Unless you are staying in the safari lodge, game drives are available only if you have a private vehicle, ideally a 4×4 car. Guides are provided at a small charge (though a tip will be expected at the visitor’s will). The guide will help you find your way around, spot wildlife in the thick bush, and identify birds during your Rwanda safari in Akagera . The main game-viewing circuit is in the South and is essentially limited to two main roads that form an excellent loop game drive out of Akagera safari lodge. One road runs from the entrance gate to lake Ihema and then continues Northwards, passing most of the lakes before it exists the park at the Northern Nyungwe gate. The other road signposted ‘Giraffe viewing Area’ forks left from the lake road about 100m past the entrance gate and then follows a long circuit through the hills before descending back to meet the lakes road on the West shore of Lake Birengero. Turn back South here, and the full loop will usually take 3-5 hours, depending on how often you stop. Game drive options further North are restricted by the fact that the only accommodation is in the far South. However, North of lake Hago, the road once again branches into two main forks, one heading West into the Mutumba Hills, the other continuing along the lakes, and they reconnect at Lake Rwanyakizinga.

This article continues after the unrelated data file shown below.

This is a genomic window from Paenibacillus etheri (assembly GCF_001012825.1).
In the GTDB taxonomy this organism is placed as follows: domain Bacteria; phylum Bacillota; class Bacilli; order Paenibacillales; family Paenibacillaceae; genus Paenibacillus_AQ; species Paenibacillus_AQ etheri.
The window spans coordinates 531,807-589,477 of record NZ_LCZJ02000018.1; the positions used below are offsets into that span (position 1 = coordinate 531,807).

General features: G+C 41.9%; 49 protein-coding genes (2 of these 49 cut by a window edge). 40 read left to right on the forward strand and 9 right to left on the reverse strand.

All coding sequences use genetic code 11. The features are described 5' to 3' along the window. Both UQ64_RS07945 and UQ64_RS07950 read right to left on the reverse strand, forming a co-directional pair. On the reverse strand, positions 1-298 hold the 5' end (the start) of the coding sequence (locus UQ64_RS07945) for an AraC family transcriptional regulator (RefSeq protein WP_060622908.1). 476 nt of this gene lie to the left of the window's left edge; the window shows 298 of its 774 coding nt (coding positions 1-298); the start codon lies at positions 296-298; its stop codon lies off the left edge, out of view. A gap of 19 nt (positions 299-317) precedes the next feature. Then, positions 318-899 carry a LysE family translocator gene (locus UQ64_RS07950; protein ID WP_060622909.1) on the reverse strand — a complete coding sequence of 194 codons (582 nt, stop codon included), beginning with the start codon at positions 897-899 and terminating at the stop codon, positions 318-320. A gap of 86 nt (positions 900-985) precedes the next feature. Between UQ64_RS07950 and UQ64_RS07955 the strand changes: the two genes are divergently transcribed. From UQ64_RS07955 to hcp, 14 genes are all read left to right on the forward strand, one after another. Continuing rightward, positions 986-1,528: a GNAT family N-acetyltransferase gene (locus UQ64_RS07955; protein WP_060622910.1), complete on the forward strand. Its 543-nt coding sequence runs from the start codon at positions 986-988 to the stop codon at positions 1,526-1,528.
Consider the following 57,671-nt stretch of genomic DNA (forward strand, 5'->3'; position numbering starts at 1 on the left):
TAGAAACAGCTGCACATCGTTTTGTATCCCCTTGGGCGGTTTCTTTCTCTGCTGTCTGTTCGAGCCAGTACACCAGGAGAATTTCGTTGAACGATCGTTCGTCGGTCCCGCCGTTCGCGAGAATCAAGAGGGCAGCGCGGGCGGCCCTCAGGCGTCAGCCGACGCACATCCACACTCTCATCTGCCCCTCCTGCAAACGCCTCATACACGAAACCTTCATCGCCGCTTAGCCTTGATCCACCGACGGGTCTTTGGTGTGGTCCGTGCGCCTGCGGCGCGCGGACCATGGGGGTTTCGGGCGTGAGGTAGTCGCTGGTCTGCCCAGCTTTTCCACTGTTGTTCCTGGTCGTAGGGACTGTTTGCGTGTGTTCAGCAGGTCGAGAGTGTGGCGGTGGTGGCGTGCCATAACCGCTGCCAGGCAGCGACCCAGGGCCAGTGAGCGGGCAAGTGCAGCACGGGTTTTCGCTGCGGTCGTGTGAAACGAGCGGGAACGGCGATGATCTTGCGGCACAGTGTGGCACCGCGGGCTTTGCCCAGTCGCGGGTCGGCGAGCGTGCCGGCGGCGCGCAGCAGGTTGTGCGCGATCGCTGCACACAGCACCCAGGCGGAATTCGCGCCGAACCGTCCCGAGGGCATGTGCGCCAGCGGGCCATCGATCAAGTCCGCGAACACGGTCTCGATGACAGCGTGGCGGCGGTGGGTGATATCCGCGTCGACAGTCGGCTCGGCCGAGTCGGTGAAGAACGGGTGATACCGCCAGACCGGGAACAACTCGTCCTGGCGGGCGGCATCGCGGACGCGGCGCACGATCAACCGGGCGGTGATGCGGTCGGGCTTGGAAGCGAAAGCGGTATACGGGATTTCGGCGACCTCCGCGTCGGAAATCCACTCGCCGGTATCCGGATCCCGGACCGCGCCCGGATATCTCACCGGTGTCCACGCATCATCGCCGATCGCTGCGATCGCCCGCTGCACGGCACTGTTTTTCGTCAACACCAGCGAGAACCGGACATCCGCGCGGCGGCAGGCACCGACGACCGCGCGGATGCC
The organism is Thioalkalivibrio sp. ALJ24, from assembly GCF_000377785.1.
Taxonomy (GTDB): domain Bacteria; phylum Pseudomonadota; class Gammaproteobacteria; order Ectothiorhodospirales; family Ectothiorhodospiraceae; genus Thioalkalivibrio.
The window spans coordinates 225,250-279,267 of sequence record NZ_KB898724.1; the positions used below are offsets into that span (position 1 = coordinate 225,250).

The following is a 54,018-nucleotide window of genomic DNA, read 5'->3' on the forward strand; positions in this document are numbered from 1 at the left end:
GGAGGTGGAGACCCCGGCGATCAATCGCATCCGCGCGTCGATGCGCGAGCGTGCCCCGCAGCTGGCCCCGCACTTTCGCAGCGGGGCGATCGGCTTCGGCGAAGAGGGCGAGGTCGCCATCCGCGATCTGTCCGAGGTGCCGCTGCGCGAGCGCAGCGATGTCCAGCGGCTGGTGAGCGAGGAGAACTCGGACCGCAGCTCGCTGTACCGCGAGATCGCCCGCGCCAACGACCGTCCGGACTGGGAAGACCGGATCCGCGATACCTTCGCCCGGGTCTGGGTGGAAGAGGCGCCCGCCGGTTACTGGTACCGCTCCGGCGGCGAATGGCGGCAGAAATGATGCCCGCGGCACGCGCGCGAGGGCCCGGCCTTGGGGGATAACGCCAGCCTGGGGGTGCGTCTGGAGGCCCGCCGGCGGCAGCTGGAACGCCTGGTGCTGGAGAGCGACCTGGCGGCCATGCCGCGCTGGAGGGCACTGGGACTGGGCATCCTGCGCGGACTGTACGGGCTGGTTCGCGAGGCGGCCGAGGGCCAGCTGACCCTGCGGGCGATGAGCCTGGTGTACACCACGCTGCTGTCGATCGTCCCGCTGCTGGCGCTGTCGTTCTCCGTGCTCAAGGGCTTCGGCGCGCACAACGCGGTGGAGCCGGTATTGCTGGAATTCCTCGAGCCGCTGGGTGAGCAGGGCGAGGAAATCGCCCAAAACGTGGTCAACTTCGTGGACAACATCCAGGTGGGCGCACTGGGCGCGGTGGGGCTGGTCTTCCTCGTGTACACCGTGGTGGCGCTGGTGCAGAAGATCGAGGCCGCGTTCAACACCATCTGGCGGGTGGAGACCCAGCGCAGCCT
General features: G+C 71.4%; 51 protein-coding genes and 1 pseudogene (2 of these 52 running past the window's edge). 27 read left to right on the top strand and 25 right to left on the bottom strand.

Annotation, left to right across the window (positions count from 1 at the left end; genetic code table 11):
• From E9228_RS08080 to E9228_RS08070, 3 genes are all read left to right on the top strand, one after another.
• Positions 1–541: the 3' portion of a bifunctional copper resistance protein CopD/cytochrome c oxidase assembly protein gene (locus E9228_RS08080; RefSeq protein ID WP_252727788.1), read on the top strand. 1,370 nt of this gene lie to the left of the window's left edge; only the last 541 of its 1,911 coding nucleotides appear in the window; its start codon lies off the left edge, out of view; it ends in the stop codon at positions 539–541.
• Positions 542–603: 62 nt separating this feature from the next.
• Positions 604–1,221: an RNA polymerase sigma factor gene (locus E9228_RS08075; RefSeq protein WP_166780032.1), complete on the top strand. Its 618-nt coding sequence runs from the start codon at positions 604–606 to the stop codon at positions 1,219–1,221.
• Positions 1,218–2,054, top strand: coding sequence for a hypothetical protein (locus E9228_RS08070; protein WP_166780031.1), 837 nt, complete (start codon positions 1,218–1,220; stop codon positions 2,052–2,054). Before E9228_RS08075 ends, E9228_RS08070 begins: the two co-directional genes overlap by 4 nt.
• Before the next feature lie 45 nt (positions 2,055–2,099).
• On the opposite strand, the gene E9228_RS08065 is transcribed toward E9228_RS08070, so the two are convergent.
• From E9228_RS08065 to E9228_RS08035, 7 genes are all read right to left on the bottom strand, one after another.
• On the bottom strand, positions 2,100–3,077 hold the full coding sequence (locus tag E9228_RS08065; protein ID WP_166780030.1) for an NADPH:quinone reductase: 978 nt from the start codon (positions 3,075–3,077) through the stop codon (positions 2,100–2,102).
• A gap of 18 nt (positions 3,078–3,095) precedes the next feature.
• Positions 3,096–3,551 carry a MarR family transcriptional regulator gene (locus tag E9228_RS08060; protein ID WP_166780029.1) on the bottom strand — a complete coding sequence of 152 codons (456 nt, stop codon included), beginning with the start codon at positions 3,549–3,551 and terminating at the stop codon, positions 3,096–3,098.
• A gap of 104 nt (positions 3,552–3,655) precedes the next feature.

In along half day, you could realistically travel from the lodge as far North as the Mutumba hills and back. To head further North requires the best part of a day, with the option of using the Nyungwe gate to exit the park North of Lake Rwanyakizinga. The tracks in the far North are very indistinct, and should be attempted only in the company of a guide. If you exit at Nyungwe gate, the guide can be dropped at Kayonza or kabarondo junctions with enough money to make his way back to the headquarters by motorbike-taxi. Starting from the entrance gate, a hilly road through very thick scrub where klipspringer and buffalo are often seen, leads over about 5km to lake Ihema. It is on a humid and mosquito-plaqued island near the Eastern shore of Ihema that Henry Stanley, the first European to enter modern-day Rwanda, set up camp on the night of 11March 1876, only to turn back into what is now Tanzania the next day after he was repulsed from the lake’s Western shore. Today, Defassa waterbuck are common residents around Ihema , as are some reported aggressive buffaloes. It’s worth stopping to look for hippo’s, crocodiles, scraggly marabou storks and waterbirds, also a resident pair of the localized Arnot’s chat is resident. This is also where boat trips can be arranged. About 4km North of lake Ihema, a road forks through more thick scrub to the small lake Shakani, a scenic camping spot and home to large numbers of hippo.